Cool Season Ornamental Grasses

Your cool season grass will commence growing in the early spring. You may notice this type of ornamental grass to even have survived the winter in a semi-green state. Cool season grasses always perform well in these conditions with better quality foliage and if given enough water to stem off any period of drought.

Unfortunately, if you don’t water these plants during a drought, they have tendency to go dormant and result in brown foliage. These plants may also require more periodic division to keep them strong and healthy.

If the ritual is not maintained they have the tendency to die in the center of the plant. There are those types that remain semi-evergreen over the winter and you should only cut the brown or damaged foliage in the spring. Here’s an example of a cool season grass.

some cool season grass sold in a pot

Fescues are mound-developing semi-evergreen perennials used as a distinctive feature in the front of borders and in rock gardens. The large blue type is much hardier than its smaller brother and should be used in zone 4.These ornamental grasses are grown for their blue gray foliage.

The flowers produced by this grass are unremarkable and should be removed. They should be planted where there is well drained soil. These grasses have the tendency to die back in hot and dry weather and need to be watered to prevent your foliage from becoming brown. It needs to be divided often to keep its strong growth.

The quaking grass is an annual grass which can easily be produced from seed. This grass presents a great showing of flowers. The flowers themselves are white and silver and appear to be small rattlesnake tails. Extremely colorful in any garden setting and provide very good dried flower material. It requires full sun to very light shade and a soil that is well drained.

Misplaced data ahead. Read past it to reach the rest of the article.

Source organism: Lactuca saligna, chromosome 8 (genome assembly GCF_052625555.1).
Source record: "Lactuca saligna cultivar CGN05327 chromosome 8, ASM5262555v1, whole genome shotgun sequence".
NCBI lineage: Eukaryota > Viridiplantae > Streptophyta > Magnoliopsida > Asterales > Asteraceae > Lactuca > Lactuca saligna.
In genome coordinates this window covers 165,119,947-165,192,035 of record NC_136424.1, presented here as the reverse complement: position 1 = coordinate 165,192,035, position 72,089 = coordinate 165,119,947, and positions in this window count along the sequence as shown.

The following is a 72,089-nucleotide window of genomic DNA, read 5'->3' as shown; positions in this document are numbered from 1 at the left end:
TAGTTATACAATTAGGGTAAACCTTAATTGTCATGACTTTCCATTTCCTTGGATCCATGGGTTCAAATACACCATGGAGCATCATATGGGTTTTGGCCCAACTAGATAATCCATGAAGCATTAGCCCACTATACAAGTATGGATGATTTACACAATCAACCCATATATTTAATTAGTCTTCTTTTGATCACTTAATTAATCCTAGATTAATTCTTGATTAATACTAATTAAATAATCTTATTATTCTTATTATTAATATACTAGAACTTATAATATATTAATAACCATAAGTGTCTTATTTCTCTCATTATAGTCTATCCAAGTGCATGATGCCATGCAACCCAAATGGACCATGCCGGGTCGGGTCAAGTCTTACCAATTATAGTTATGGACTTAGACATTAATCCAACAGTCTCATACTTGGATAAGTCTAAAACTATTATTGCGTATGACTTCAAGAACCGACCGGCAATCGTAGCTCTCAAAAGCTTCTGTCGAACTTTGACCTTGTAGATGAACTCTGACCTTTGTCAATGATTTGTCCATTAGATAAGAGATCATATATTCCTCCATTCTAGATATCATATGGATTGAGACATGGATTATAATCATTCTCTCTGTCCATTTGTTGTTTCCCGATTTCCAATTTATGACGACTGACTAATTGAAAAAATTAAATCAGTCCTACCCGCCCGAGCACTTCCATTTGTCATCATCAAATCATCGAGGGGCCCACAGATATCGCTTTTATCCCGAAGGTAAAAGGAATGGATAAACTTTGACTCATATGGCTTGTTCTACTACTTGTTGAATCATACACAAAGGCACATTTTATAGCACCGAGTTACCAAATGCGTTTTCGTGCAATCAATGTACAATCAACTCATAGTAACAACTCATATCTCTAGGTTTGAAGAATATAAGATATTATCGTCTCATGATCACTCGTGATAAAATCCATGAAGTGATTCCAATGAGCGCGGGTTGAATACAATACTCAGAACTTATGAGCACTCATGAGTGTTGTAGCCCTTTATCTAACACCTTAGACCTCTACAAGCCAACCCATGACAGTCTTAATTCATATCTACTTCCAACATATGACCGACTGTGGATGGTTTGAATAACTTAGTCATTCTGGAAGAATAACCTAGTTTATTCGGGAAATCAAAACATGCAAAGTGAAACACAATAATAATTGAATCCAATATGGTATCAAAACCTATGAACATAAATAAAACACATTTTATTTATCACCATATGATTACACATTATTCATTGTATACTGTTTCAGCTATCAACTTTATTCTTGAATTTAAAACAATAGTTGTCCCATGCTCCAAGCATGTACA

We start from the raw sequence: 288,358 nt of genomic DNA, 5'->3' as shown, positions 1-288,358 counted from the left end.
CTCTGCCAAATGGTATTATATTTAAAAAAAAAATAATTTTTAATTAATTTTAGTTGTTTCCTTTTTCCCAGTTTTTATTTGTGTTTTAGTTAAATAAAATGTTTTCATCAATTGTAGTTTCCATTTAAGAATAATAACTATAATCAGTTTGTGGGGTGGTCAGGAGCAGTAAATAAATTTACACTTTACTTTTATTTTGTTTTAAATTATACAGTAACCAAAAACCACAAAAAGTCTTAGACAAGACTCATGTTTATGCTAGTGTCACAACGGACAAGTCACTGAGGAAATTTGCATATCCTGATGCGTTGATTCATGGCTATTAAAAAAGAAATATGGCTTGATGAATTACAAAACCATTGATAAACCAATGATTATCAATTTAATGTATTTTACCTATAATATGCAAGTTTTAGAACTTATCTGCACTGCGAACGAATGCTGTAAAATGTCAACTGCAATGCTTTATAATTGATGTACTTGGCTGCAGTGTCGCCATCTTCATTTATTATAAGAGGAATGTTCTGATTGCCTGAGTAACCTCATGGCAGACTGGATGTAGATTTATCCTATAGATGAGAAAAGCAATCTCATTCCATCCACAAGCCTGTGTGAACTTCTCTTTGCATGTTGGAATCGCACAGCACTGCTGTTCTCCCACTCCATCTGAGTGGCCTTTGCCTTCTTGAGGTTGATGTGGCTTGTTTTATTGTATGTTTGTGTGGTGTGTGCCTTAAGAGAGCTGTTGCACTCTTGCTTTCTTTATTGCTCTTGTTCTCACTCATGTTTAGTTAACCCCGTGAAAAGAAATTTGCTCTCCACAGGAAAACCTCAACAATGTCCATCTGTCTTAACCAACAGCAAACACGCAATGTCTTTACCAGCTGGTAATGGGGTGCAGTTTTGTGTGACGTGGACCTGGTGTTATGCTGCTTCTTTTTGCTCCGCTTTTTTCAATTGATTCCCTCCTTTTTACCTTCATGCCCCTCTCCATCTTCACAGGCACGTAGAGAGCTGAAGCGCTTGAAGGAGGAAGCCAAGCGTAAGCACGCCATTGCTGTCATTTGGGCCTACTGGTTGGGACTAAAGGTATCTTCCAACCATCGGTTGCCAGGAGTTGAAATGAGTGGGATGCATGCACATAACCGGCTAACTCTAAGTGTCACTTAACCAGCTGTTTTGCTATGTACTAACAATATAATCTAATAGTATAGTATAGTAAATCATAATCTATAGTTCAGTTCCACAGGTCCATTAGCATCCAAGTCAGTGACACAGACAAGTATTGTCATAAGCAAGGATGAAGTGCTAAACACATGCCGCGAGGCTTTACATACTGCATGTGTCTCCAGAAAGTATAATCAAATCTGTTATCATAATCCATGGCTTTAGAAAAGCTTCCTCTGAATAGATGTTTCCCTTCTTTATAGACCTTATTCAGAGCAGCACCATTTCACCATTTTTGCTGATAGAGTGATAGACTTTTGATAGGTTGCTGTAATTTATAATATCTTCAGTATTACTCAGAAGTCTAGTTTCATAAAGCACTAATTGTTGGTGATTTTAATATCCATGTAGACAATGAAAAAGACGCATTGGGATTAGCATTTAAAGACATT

Warm Season Ornamental Grasses

These ornamental grasses perform in the warmer season and surprisingly excellent in appearance even at high temperatures and with limited moisture. The weather must become uniform and the soil warm for these grasses to show their stuff.

The prior season’s growth usually becomes brown and requires the cutting back of plants to 4-6 inches in the spring. The warm grasses need not be divided as often as their cooler cousins. We have here a few samples of warm grasses for your garden.


Switchgrass is an upright strong perennial with many rhizomes. It is primarily grown for the height and the large fragile flowers that some say provide a hazy effect. It is handy as a background plant and as a screen.

Switchgrass blooms from July-September and produces tiny shiny red-like seeds. These seeds can be a reseeding problem. However if you maintain a well mulched garden then it is less of a problem. It grows best in full sun or very light shade from three to seven feet tall in zones 4-8.

Little Bluestem

Little Bluestem a grass that is perennial and can grow almost anywhere in North America. It is drought resistant and easy to care for clumping grass that has moved from the farmland into the home landscape in the last years. It provides a great deal of interest when planted randomly in patches on slopes or in dry areas of the landscape.

It can grow either in full sun or partial shade. In masses Little Bluestream is easily mixed with your flowering perennials as in daisies, daylilies, salvias, or rudbeckias as a changeover between your well work garden and the woods at the rear of your home landscape.

In the late summer it can reach heights of five feet and the blue look is even more effective. It readily reseeds so it is not recommended for small gardens. It is presently readily available at some nurseries that specialize in native plants.

Mexican Feather Grass is a Texas Native grass and grows well in zones 6-10. The grass can obtain heights of one to three feet and the flowers are a little taller than the foliage and are very suggestive of fine feathers hence the name. Mexican Feather Grass requires a well-drained soil to perform at its best and is not tolerate of wet roots.

It works best in full sun and is extremely heat tolerate. It looks great in flower boxes or in the rear border of your flower garden giving it an excellent contrast. See windowbox for excellent selection of containers.

Ornamental Grasses Something That Will Add Elegance to the Garden

There are many other types that would be useful in your landscape and gardening plans. They are just too numerous to mention here. This should get you started either thinking about including them in your landscaping or gardening plans.